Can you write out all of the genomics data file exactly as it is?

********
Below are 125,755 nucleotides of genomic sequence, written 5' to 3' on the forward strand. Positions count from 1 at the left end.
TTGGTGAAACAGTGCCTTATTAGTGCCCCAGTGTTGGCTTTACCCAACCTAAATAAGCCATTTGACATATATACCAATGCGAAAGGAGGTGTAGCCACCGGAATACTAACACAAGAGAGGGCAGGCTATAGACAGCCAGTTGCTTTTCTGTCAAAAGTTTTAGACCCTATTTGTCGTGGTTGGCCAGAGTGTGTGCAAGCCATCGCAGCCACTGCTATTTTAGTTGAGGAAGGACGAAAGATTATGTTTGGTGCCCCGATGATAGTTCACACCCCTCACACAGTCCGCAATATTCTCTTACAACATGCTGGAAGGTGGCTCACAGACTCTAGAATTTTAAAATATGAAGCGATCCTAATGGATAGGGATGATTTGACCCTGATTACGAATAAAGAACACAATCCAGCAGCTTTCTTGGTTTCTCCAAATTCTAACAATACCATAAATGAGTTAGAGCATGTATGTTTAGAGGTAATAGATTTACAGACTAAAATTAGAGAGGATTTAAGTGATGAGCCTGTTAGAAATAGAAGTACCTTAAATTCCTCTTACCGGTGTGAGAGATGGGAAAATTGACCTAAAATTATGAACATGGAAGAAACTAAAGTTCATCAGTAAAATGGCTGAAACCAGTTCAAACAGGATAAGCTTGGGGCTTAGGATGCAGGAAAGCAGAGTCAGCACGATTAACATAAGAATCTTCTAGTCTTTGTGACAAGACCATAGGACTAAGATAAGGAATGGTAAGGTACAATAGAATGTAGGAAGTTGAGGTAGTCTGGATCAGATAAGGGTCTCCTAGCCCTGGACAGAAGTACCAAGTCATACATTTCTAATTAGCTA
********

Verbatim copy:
Below are 125,755 nucleotides of genomic sequence, written 5' to 3' on the forward strand. Positions count from 1 at the left end.
TTGGTGAAACAGTGCCTTATTAGTGCCCCAGTGTTGGCTTTACCCAACCTAAATAAGCCATTTGACATATATACCAATGCGAAAGGAGGTGTAGCCACCGGAATACTAACACAAGAGAGGGCAGGCTATAGACAGCCAGTTGCTTTTCTGTCAAAAGTTTTAGACCCTATTTGTCGTGGTTGGCCAGAGTGTGTGCAAGCCATCGCAGCCACTGCTATTTTAGTTGAGGAAGGACGAAAGATTATGTTTGGTGCCCCGATGATAGTTCACACCCCTCACACAGTCCGCAATATTCTCTTACAACATGCTGGAAGGTGGCTCACAGACTCTAGAATTTTAAAATATGAAGCGATCCTAATGGATAGGGATGATTTGACCCTGATTACGAATAAAGAACACAATCCAGCAGCTTTCTTGGTTTCTCCAAATTCTAACAATACCATAAATGAGTTAGAGCATGTATGTTTAGAGGTAATAGATTTACAGACTAAAATTAGAGAGGATTTAAGTGATGAGCCTGTTAGAAATAGAAGTACCTTAAATTCCTCTTACCGGTGTGAGAGATGGGAAAATTGACCTAAAATTATGAACATGGAAGAAACTAAAGTTCATCAGTAAAATGGCTGAAACCAGTTCAAACAGGATAAGCTTGGGGCTTAGGATGCAGGAAAGCAGAGTCAGCACGATTAACATAAGAATCTTCTAGTCTTTGTGACAAGACCATAGGACTAAGATAAGGAATGGTAAGGTACAATAGAATGTAGGAAGTTGAGGTAGTCTGGATCAGATAAGGGTCTCCTAGCCCTGGACAGAAGTACCAAGTCATACATTTCTAATTAGCTA